Reserves will cover $3M deficit

Richard Daggett's new autobiography recounts his remarkably full and enjoyable life as a 60-year resident of Downey and a patient of Rancho Los Amigos National Rehabilitation Center."Not Just Polio: My Life Story," vividly and honestly discusses how Richard overcame a devastating illness to become a world-renowned advocate and resource for individuals with disabilities. The Rancho Los Amigos Foundation will hold a special reception and book signing at noon on Friday, June 25 at Rancho's Support Services Annex Building Room 1150 to celebrate Richard's life, his 70th birthday and his innumerable contributions to the city and the hospital he loves. Rancho is located at 7601 E. Imperial Highway in Downey. The community is invited to this event. Both paperback and hard cover copies of Richard's book will be available.All proceeds will benefit The Amigos Fund, which provides vital assistance for Rancho's patients. Richard's book has much to tell. After his family moved to Downey in 1950, he attended Gallatin Elementary, North Junior High (now Griffiths Middle School) and graduated from Warren High. He grew up in a great community with three siblings and parents who loved him. He was passionate about his piano lessons, playing the saxophone in his junior high school band and singing in the mixed glee club. Richard also enjoyed sports, especially roller skating, bicycling and golf. His family traveled to wonderful places such as Zion, Bryce and Yellowstone National Parks, the high Sierra, and even across the country to North Carolina. In every way, he seemed to have the All-American life. But on July 17, 1953, Richard awakened with a very stiff neck and back. He was quickly sent to Los Angeles County General Hospital. Three weeks later he entered Rancho Los Amigos National Rehabilitation Center in a tank respirator (commonly known as an iron lung) as a polio patient. He couldn't move, but otherwise felt healthy. By Christmas, 1953, he was well enough to visit home for the holidays. He was discharged from Rancho on New Year's Eve, 1954, but soon returned to the hospital for the landmark spinal fusion surgery that made it possible for him to walk again. Richard has been a Rancho outpatient ever since. "Richard Daggett's autobiography presents a clear and comprehensive view of his experience with polio," said legendary Rancho physician Jacquelin Perry, MD in the foreword to the book. "Every episode he reviews is stimulating and told with candor." Richard spent two years at Rancho to recover enough independent breathing and leg strength sufficient for walking with braces. But his severe scoliosis caused by polio showed no significant gains. So Dr. Perry and Dr. Vernon Nickel successfully stabilized Richard's spine with a revolutionary spinal fusion procedure that allowed him to sit and stand erect. "The vision and determination which became evident during this long challenge, were, without a doubt, significant elements which enhanced his effectiveness as an advocate to improve the welfare, comfort and safety of the severely disabled patients who lacked adequate resources," Dr. Perry said. Dr. Perry has treated Richard for more than 50 years. Today, the scourge of Post-Polio syndrome affects many of the world's 5 million polio survivors. Richard and Dr. Perry continue to make a difference for those who have battled polio over all these years. His parents were well-known throughout the Downey community for their dedication to their community and their son. His father lived to be 101 and his mom lived to be 96. They died within three weeks of one another in 2003. If they would have lived a few more weeks, they would have celebrated their 75th wedding anniversary. Richard credits much of his success in life to their incredible love and support. The late effects of polio have forced Richard into a wheelchair, but this has only served to inspire him to increase his activities. He was elected President of the Polio Survivors Association in 1980 and has held that position for 30 years. He has also served on the Board of Directors of The Amigos Fund board for three decades and is a member of the Board of Directors of the Rancho Los Amigos Foundation. The book highlights Richard's life of service to the disabled community. "As President of the Polio Survivors Association and President of Rancho's Amigos Fund, Richard is a role model and a lifesaver to countless individuals," said former Rancho Director of Social Work Greg Thompson. "People come to him in crisis, and with his knowledge of polio, the benefits system, and special caregiver programs, he is able not only to solve problems, but to instill hope. When you look at what he's done for polio survivors, it's amazing." Richard's book has been very well-received. One reviewer said, "It's wonderful, and of course the photos are piriceless. A tribute to Richard's parents, a paean to Rancho Los Amigos, a history of Los Angeles and Southern California in the '50s and '60s, and honest discussion of sexuality, a first-rate description of a tracheotomy and spinal fusion, and how he kept his head through it all." Another reviewer said, "It is a good read. It is nostalgic for those of us who are old enough to remember the 1950s and great for those who enjoy reading about recent history. The author recalls the events of his life clearly and with absolute candor." Richard has given nearly 10,000 volunteer hours to Rancho Los Amigos, making him one of the top 10 volunteers in the 122-year history of the hospital. "He was Volunteer of the Year for Rancho in 1988, but as far as I'm concerned, he could be Volunteer of the Year every year," said Rancho's Director of Volunteer Services Debbie Tomlinson. In 2006, Rancho awarded Richard its highest honor, The Amistad Award. In addition to his work at Rancho and in his volunteer organizations, Richard is an active journalist who has written extensively on disability and the human condition. He has appeared in several film and television documentaries about polio, and was featured in a noted Huell Howser video on the history of Rancho. Richard has authored several pieces of legislation benefiting those with severe disability. "He learned from his parents how to overcome barriers caused by his disabling condition, and he continues to overcome every barrier he encounters to be a powerful advocate for other individuals with disabling illnesses and injuries," said Rancho Chief Executive Officer Jorge Orozco. Richard is a longtime member of the United Methodist Church in Downey, where he is a lay speaker. He is also a member of the Downey Coordinating Council. A brilliant landscape photographer, he serves as an instructor in the Don Knabe Pediatric Photography program at Rancho. He still enjoys music and is a major history buff. "Richard is a true inspiration to all of us," said world-renowned Rancho artist Steve Clay. "He is one of the kindest, most gentle, most loving and most talented people I have ever met." "I just think we're put on this earth to help one another," Richard said. "If I can help improve the life of even one person, then I'm enriched also…and I think that's what we're here for."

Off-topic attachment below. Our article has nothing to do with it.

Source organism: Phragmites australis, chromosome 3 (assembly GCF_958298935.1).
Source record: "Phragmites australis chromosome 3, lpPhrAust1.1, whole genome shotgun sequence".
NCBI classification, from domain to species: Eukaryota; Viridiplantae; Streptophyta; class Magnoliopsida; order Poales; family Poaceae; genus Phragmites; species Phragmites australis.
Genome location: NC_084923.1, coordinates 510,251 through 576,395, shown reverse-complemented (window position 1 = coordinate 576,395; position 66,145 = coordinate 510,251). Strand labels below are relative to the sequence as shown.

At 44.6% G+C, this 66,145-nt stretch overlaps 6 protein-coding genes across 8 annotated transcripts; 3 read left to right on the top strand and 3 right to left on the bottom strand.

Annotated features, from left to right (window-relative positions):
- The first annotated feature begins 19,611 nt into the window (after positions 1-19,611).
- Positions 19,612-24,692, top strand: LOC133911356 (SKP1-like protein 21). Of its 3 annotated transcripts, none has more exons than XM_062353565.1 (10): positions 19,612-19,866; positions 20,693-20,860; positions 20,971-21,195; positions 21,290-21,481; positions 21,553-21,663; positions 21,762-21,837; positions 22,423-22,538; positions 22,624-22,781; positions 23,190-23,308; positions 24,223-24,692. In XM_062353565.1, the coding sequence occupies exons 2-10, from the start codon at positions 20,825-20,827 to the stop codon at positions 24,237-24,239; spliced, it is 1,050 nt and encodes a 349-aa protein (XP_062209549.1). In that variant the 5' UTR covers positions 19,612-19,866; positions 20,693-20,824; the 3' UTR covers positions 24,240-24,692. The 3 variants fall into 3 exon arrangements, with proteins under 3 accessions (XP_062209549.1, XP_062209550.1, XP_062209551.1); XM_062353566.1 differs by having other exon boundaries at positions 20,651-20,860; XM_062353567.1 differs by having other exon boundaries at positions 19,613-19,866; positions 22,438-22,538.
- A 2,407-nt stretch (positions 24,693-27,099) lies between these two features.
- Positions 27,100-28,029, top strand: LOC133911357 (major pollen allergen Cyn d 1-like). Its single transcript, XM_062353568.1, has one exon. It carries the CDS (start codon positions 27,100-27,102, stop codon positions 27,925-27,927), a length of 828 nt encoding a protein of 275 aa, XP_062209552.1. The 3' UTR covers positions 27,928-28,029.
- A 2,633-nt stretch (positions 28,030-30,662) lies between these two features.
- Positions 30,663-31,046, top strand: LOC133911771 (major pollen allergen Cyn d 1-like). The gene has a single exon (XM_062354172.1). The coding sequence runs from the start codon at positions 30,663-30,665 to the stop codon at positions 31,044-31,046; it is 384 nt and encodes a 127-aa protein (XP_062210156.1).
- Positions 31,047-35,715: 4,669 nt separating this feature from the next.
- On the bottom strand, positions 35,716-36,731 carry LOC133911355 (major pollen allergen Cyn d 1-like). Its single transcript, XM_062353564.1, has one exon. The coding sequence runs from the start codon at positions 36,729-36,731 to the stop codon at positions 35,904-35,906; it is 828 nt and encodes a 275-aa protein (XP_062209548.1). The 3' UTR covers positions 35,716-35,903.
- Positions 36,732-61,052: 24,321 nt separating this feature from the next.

********** Published: June 17, 2010 - Volume 9 - Issue 9